This means a 10-minute shower would use about 25 gallons of water. And a standard bath uses about 35 to 50 gallons of water. This all varies, of course. Water-saving showerheads can reduce the water down to less than 2 gallons per minute. And large, soaker bathtubs can hold up to 100 gallons of water.

So are you using more water in the bath than in the shower? It all depends on the length of your shower, the type of showerhead you use, the size of your bathtub, and how high you fill it.

There are a few ways you can conserve water in the bath:

  • Plug the drain as soon as you start filling the tub.
  • Don’t fill it all the way. Use only as much water as you need.
  • Adjust the water temperature as it fills so you won’t need to empty any water and refill.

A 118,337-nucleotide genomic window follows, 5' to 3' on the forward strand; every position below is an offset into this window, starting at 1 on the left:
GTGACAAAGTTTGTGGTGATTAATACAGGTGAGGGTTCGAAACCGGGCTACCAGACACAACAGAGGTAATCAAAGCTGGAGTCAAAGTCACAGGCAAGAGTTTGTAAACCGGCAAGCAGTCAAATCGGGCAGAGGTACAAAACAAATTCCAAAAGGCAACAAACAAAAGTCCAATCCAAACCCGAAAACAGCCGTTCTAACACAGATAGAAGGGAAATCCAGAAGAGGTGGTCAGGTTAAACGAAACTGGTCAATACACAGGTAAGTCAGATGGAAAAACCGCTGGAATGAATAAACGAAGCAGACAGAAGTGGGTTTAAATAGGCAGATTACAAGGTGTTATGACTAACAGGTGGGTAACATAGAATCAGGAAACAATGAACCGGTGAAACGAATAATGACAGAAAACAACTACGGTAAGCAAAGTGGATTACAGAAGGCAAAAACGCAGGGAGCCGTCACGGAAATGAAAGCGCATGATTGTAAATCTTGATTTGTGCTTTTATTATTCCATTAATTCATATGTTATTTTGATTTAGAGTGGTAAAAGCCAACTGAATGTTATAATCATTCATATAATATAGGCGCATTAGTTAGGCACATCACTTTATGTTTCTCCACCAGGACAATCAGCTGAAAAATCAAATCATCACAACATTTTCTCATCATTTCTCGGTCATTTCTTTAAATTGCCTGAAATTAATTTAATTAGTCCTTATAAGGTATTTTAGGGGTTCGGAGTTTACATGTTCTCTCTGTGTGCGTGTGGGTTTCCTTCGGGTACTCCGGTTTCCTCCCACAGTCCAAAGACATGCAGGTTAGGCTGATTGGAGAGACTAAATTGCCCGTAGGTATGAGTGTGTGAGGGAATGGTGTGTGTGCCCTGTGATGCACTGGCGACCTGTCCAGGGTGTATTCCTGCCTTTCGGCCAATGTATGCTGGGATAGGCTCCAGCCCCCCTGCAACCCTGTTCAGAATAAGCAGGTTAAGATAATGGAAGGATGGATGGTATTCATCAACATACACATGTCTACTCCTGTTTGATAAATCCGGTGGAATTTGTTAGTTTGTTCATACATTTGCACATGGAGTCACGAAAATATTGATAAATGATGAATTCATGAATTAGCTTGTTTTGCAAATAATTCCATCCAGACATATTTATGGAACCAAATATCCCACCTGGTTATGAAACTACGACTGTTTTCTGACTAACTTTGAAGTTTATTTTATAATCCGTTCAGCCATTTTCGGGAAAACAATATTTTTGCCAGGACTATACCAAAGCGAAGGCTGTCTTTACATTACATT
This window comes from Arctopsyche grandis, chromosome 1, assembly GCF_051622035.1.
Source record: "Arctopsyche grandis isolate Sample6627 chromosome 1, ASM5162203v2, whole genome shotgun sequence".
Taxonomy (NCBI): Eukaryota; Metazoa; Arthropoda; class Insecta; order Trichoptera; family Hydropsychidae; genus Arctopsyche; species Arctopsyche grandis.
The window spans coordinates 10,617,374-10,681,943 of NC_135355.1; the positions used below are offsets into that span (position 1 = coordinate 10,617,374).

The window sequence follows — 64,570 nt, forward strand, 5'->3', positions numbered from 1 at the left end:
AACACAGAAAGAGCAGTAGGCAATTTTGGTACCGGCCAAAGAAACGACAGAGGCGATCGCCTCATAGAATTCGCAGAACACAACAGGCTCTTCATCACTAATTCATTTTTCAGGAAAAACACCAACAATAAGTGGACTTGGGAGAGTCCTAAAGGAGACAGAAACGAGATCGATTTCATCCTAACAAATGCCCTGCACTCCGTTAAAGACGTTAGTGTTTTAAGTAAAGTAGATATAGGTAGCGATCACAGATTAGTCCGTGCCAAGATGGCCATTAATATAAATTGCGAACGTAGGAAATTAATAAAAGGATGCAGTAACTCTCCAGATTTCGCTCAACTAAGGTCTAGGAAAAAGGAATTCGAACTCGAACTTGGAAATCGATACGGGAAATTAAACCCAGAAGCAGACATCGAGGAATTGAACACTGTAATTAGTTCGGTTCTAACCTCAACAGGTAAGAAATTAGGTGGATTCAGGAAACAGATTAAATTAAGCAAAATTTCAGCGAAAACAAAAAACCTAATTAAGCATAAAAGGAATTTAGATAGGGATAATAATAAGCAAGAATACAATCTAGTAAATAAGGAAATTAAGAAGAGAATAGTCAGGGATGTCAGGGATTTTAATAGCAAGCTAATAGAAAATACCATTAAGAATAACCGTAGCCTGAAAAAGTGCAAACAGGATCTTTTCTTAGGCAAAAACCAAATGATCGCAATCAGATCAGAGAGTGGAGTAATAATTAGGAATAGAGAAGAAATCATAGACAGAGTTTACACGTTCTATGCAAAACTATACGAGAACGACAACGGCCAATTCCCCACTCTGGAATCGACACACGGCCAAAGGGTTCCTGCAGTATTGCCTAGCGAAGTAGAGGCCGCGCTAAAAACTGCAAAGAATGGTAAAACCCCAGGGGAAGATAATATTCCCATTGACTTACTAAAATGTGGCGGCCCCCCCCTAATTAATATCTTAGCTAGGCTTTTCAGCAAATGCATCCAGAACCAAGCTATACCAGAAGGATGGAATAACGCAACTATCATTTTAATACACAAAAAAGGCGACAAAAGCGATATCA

If you belong to a gym with a sauna or hot tub, you can gain the bath benefits without any extra water usage. If you want to conserve as much water as possible at home, you can take shorter showers daily, and save your bath for a special treat.

Of course, a five-minute shower with a low-flow showerhead will use less water than any bath. But a 20-minute shower with a standard showerhead can use up to 50 gallons, around the same as many bath sizes. So, the question of does a bath use more water than a shower isn’t possible to answer depending on all of the many variables.

Take a bath

Baths are more than just a guilty pleasure. A warm bath is a healthy practice that can be part of your self-care routine. And we all know you have to take care of yourself first to be able to take care of everything else.

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Jennifer covers lifestyle content and local news for the Chicago area.

Chicago, IL